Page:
Despite the dire warnings of genocide and the deteriorating situation in the country, the people of the Central African Republic are likely to be left to their fate. Only a slaughter on the scale of Rwanda could really mobilise the international community, already preoccupied with Syria, Pakistan, Afghanistan and all the rest of the global agenda.  But this time no-one will be able to argue that the alarm bell was not sounded.

A young Seleka coalition rebel poses on March 25, 2013 near the presidential palace in Bangui. Image: Getty

Martin Plaut is a fellow at the Institute of Commonwealth Studies, University of London. With Paul Holden, he is the author of Who Rules South Africa?

Getty
Show Hide image

French presidential election: Macron and Le Pen projected to reach run-off

The centrist former economy minister and the far-right leader are set to contest the run-off on 7 May.

Emmanuel Macron and Marine Le Pen will contest the run-off of the French presidential election, according to the first official projection of the first-round result.

Macron, the maverick former economy minister, running under the banner of his centrist En Marche! movement, is projected to finish first with an estimated 23.7 per cent of the vote, putting him marginally ahead of Le Pen. The leader of the far-right Front National is estimated to have won 21.7 per cent, with the scandal-hit Républicain François Fillon and the left-winger Jean-Luc Mélenchon tied for third on an estimated 19.5 per cent each. Benoît Hamon, of the governing Socialist Party, is set to finish a distant fourth on just 6.2 per cent. Pollsters Ifop project a turnout of around 81 per cent, slightly up on 2012.

Macron and Le Pen will now likely advance to the run-off on 7 May. Recent polling has consistently indicated that Macron, who at 39 would be the youngest candidate ever to win the French presidency, would probably beat Le Pen with roughly 60 per cent of the vote to her 40. In the immediate aftermath of the announcement, he told Agence France Presse that his En Marche! was "turning a page in French political history", and went on to say his candidacy has fundamentally realigned French politics. "To all those who have accompanied me since April 2016, in founding and bringing En Marche! to life, I would like to say this," he told supporters. " 'In the space of a year, we have changed the face of French political life.' "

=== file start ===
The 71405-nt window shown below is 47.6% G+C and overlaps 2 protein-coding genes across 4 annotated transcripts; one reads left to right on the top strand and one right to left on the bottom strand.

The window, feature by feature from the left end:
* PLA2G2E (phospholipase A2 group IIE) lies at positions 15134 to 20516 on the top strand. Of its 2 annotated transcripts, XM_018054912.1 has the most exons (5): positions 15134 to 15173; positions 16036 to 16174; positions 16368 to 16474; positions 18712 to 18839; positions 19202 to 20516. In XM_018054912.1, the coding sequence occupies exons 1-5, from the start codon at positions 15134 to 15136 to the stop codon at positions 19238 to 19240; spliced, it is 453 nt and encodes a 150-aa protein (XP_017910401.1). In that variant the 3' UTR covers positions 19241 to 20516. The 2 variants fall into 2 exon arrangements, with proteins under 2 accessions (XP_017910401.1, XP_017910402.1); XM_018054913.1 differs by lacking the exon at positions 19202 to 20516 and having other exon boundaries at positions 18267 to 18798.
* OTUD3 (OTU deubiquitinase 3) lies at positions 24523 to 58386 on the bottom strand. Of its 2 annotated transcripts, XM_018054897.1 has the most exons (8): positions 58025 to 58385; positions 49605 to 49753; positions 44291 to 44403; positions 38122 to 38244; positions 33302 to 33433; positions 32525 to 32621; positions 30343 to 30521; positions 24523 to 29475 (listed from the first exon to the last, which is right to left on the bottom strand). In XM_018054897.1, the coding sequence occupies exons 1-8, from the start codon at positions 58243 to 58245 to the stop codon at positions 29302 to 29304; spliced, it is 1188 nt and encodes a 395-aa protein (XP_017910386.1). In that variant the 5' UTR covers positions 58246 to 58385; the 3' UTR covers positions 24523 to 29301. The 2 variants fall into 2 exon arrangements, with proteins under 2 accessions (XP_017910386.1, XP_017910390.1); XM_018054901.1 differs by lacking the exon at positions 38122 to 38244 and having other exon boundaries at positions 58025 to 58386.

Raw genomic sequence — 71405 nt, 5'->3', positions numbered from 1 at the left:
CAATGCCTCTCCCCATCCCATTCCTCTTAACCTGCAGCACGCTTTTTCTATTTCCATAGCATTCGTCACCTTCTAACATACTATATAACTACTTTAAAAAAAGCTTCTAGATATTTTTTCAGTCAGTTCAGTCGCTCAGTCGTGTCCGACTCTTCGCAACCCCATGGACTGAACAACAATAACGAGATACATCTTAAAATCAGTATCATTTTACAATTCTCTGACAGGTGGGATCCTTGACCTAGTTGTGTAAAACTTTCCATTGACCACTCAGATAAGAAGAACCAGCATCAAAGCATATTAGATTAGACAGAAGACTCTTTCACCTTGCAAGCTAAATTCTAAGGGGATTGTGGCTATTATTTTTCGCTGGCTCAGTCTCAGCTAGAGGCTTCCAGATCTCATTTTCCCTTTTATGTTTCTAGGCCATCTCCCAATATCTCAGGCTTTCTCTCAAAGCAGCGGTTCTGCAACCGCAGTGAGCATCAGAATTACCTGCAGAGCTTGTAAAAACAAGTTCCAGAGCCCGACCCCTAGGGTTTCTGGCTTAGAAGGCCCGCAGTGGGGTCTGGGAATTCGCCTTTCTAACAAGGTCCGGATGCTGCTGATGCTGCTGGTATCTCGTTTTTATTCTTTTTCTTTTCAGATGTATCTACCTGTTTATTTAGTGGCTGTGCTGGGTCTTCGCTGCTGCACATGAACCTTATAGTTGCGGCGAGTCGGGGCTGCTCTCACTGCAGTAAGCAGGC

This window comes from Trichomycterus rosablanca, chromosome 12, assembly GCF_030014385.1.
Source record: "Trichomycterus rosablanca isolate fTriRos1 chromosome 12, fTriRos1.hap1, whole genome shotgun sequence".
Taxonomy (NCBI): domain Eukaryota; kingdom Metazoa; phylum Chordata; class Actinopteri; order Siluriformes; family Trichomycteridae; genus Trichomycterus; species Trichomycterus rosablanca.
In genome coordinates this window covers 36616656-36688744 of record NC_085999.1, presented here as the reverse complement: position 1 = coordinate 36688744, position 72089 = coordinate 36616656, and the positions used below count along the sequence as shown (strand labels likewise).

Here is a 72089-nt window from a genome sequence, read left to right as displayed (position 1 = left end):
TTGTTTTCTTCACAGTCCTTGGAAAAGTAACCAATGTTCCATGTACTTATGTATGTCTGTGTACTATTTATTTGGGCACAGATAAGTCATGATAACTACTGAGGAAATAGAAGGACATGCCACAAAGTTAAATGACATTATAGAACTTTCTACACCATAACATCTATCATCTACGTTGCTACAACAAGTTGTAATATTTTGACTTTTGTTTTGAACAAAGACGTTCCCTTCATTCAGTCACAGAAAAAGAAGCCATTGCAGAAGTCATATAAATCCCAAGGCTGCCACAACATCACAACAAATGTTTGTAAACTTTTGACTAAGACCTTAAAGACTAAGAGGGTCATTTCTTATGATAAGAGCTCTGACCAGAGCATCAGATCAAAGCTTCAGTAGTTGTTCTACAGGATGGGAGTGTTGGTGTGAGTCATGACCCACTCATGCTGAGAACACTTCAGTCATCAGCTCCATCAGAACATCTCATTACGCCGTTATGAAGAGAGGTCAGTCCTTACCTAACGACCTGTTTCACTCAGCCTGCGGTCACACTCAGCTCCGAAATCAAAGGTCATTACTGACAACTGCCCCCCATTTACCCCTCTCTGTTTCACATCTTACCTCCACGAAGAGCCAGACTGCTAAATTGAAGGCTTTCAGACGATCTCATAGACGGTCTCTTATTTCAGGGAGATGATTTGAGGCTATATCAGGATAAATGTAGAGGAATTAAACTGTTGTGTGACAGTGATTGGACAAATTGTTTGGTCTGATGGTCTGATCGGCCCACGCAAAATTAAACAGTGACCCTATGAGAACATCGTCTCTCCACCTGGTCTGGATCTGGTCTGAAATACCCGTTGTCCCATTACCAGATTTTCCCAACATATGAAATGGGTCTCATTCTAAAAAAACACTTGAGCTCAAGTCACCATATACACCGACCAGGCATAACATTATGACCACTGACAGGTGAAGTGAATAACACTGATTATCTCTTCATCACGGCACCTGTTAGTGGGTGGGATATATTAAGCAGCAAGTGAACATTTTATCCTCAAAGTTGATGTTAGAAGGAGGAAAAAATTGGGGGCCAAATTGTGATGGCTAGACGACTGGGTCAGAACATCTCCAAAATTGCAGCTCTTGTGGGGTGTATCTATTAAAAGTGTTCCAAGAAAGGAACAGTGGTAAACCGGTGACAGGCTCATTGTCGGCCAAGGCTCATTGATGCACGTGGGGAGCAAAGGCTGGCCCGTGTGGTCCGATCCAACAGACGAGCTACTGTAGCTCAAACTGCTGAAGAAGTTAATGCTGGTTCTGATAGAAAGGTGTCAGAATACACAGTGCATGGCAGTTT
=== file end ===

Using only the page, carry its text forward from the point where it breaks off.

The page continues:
Le Pen similarly hailed a "historic" result. In a speech peppered with anti-establishment rhetoric, she said: "The first step that should lead the French people to the Élysée has been taken. This is a historic result.

"It is also an act of French pride, the act of a people lifting their heads. It will have escaped no one that the system tried by every means possible to stifle the great political debate that must now take place. The French people now have a very simple choice: either we continue on the path to complete deregulation, or you choose France.

"You now have the chance to choose real change. This is what I propose: real change. It is time to liberate the French nation from arrogant elites who want to dictate how it must behave. Because yes, I am the candidate of the people."

The projected result means the run-off will be contested by two candidates from outside France's establishment left and right parties for the first time in French political history. Should Le Pen advance to the second round as projected, it will mark only the second time a candidate from her party has reached the run-off. Her father, Jean-Marie Le Pen, reached the second round in 2002, but was decisively beaten by Jacques Chirac after left-wingers and other mainstream voters coalesced in a so-called front républicain to defeat the far right.

Fillon has conceded defeat and backed Macron, as have Hamon and the French prime minister, Bernard Cazeneuve. "We have to choose what is best for our country," Fillon said. "Abstention is not in my genes, above all when an extremist party is close to power. The Front National is well known for its violence and its intolerance, and its programme would lead our country to bankruptcy and Europe into chaos.

"Extremism can can only bring unhappiness and division to France. There is no other choice than to vote against the far right. I will vote for Emmanuel Macron. I consider it my duty to tell you this frankly. It is up to you to reflect on what is best for your country, and for your children."

Though Hamon acknowledged that the favourite a former investment banker – was no left-winger, he said: "I make a distinction between a political adversary and an enemy of the Republic."

Mélenchon, however, has refused to endorse Macron, and urged voters to consult their own consciences ahead of next month's run-off.

The announcement sparked ugly scenes in Paris in the Place de la Bastille, where riot police have deployed tear gas on crowds gathered to protest Le Pen's second-place finish. Reaction from the markets was decidedly warmer: the euro hit a five-month high after the projection was announced.

Now read Pauline Bock on the candidate most likely to win, and the NS'profiles of Macron and Le Pen.

 

Patrick Maguire writes about politics and is the 2016 winner of the Anthony Howard Award.

0800 7318496